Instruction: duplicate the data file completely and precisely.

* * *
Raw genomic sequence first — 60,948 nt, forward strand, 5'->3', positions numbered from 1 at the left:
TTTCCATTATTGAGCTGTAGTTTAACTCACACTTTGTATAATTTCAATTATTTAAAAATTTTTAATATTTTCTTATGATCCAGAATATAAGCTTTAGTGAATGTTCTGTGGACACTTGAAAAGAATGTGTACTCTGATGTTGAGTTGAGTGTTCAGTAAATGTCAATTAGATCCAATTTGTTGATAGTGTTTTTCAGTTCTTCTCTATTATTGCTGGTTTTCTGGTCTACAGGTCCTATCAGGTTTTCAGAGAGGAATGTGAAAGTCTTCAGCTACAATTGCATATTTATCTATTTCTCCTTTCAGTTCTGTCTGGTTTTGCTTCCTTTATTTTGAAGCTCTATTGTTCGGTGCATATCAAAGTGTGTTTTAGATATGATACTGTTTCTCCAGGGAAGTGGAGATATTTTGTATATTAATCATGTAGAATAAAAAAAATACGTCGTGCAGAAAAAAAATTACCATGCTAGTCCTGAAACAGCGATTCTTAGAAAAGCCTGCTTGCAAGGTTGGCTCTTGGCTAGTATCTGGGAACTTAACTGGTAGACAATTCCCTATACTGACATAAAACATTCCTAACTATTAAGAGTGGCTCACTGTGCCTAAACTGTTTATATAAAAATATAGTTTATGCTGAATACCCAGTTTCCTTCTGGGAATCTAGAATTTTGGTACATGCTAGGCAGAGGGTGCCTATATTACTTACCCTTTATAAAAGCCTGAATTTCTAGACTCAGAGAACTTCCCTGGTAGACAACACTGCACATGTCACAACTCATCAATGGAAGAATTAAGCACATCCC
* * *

Raw genomic sequence first — 60,948 nt, forward strand, 5'->3', positions numbered from 1 at the left:
TTTCCATTATTGAGCTGTAGTTTAACTCACACTTTGTATAATTTCAATTATTTAAAAATTTTTAATATTTTCTTATGATCCAGAATATAAGCTTTAGTGAATGTTCTGTGGACACTTGAAAAGAATGTGTACTCTGATGTTGAGTTGAGTGTTCAGTAAATGTCAATTAGATCCAATTTGTTGATAGTGTTTTTCAGTTCTTCTCTATTATTGCTGGTTTTCTGGTCTACAGGTCCTATCAGGTTTTCAGAGAGGAATGTGAAAGTCTTCAGCTACAATTGCATATTTATCTATTTCTCCTTTCAGTTCTGTCTGGTTTTGCTTCCTTTATTTTGAAGCTCTATTGTTCGGTGCATATCAAAGTGTGTTTTAGATATGATACTGTTTCTCCAGGGAAGTGGAGATATTTTGTATATTAATCATGTAGAATAAAAAAAATACGTCGTGCAGAAAAAAAATTACCATGCTAGTCCTGAAACAGCGATTCTTAGAAAAGCCTGCTTGCAAGGTTGGCTCTTGGCTAGTATCTGGGAACTTAACTGGTAGACAATTCCCTATACTGACATAAAACATTCCTAACTATTAAGAGTGGCTCACTGTGCCTAAACTGTTTATATAAAAATATAGTTTATGCTGAATACCCAGTTTCCTTCTGGGAATCTAGAATTTTGGTACATGCTAGGCAGAGGGTGCCTATATTACTTACCCTTTATAAAAGCCTGAATTTCTAGACTCAGAGAACTTCCCTGGTAGACAACACTGCACATGTCACAACTCATCAATGGAAGAATTAAGCACATCCC